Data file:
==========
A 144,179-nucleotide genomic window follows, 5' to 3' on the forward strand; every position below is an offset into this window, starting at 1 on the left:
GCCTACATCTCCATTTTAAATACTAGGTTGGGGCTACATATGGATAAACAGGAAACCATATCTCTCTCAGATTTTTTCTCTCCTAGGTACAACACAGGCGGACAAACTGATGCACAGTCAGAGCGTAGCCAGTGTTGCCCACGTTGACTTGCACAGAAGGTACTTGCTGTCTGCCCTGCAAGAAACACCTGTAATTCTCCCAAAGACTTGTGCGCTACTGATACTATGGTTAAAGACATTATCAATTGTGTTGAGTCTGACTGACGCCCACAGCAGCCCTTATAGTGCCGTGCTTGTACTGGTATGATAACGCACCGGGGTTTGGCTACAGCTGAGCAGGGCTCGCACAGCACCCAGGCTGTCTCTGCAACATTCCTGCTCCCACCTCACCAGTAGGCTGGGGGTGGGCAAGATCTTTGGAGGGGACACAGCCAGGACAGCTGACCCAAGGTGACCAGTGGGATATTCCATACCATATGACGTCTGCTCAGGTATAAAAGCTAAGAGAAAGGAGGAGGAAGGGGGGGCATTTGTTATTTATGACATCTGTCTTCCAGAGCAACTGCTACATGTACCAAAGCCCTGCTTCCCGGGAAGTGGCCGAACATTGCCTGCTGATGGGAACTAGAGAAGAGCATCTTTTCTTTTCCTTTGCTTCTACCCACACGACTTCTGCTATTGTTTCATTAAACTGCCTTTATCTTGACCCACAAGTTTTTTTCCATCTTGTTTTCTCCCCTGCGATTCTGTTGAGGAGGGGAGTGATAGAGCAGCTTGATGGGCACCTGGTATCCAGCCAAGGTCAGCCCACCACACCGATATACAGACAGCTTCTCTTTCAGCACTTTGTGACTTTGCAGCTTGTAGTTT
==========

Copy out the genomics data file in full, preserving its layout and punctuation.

A 144,179-nucleotide genomic window follows, 5' to 3' on the forward strand; every position below is an offset into this window, starting at 1 on the left:
GCCTACATCTCCATTTTAAATACTAGGTTGGGGCTACATATGGATAAACAGGAAACCATATCTCTCTCAGATTTTTTCTCTCCTAGGTACAACACAGGCGGACAAACTGATGCACAGTCAGAGCGTAGCCAGTGTTGCCCACGTTGACTTGCACAGAAGGTACTTGCTGTCTGCCCTGCAAGAAACACCTGTAATTCTCCCAAAGACTTGTGCGCTACTGATACTATGGTTAAAGACATTATCAATTGTGTTGAGTCTGACTGACGCCCACAGCAGCCCTTATAGTGCCGTGCTTGTACTGGTATGATAACGCACCGGGGTTTGGCTACAGCTGAGCAGGGCTCGCACAGCACCCAGGCTGTCTCTGCAACATTCCTGCTCCCACCTCACCAGTAGGCTGGGGGTGGGCAAGATCTTTGGAGGGGACACAGCCAGGACAGCTGACCCAAGGTGACCAGTGGGATATTCCATACCATATGACGTCTGCTCAGGTATAAAAGCTAAGAGAAAGGAGGAGGAAGGGGGGGCATTTGTTATTTATGACATCTGTCTTCCAGAGCAACTGCTACATGTACCAAAGCCCTGCTTCCCGGGAAGTGGCCGAACATTGCCTGCTGATGGGAACTAGAGAAGAGCATCTTTTCTTTTCCTTTGCTTCTACCCACACGACTTCTGCTATTGTTTCATTAAACTGCCTTTATCTTGACCCACAAGTTTTTTTCCATCTTGTTTTCTCCCCTGCGATTCTGTTGAGGAGGGGAGTGATAGAGCAGCTTGATGGGCACCTGGTATCCAGCCAAGGTCAGCCCACCACACCGATATACAGACAGCTTCTCTTTCAGCACTTTGTGACTTTGCAGCTTGTAGTTT